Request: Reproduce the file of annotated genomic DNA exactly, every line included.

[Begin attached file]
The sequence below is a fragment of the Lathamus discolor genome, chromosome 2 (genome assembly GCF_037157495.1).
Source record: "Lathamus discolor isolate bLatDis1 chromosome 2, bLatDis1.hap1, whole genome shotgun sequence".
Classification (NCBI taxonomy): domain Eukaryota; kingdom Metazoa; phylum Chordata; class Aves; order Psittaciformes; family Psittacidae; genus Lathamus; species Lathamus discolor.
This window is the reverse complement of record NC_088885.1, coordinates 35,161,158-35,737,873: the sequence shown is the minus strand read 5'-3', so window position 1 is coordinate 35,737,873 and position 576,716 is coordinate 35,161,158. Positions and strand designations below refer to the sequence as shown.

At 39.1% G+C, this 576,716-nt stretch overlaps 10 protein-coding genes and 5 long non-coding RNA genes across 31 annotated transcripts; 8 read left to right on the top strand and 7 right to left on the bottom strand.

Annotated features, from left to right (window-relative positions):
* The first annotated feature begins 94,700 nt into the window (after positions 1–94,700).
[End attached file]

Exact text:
The sequence below is a fragment of the Lathamus discolor genome, chromosome 2 (genome assembly GCF_037157495.1).
Source record: "Lathamus discolor isolate bLatDis1 chromosome 2, bLatDis1.hap1, whole genome shotgun sequence".
Classification (NCBI taxonomy): domain Eukaryota; kingdom Metazoa; phylum Chordata; class Aves; order Psittaciformes; family Psittacidae; genus Lathamus; species Lathamus discolor.
This window is the reverse complement of record NC_088885.1, coordinates 35,161,158-35,737,873: the sequence shown is the minus strand read 5'-3', so window position 1 is coordinate 35,737,873 and position 576,716 is coordinate 35,161,158. Positions and strand designations below refer to the sequence as shown.

At 39.1% G+C, this 576,716-nt stretch overlaps 10 protein-coding genes and 5 long non-coding RNA genes across 31 annotated transcripts; 8 read left to right on the top strand and 7 right to left on the bottom strand.

Annotated features, from left to right (window-relative positions):
* The first annotated feature begins 94,700 nt into the window (after positions 1–94,700).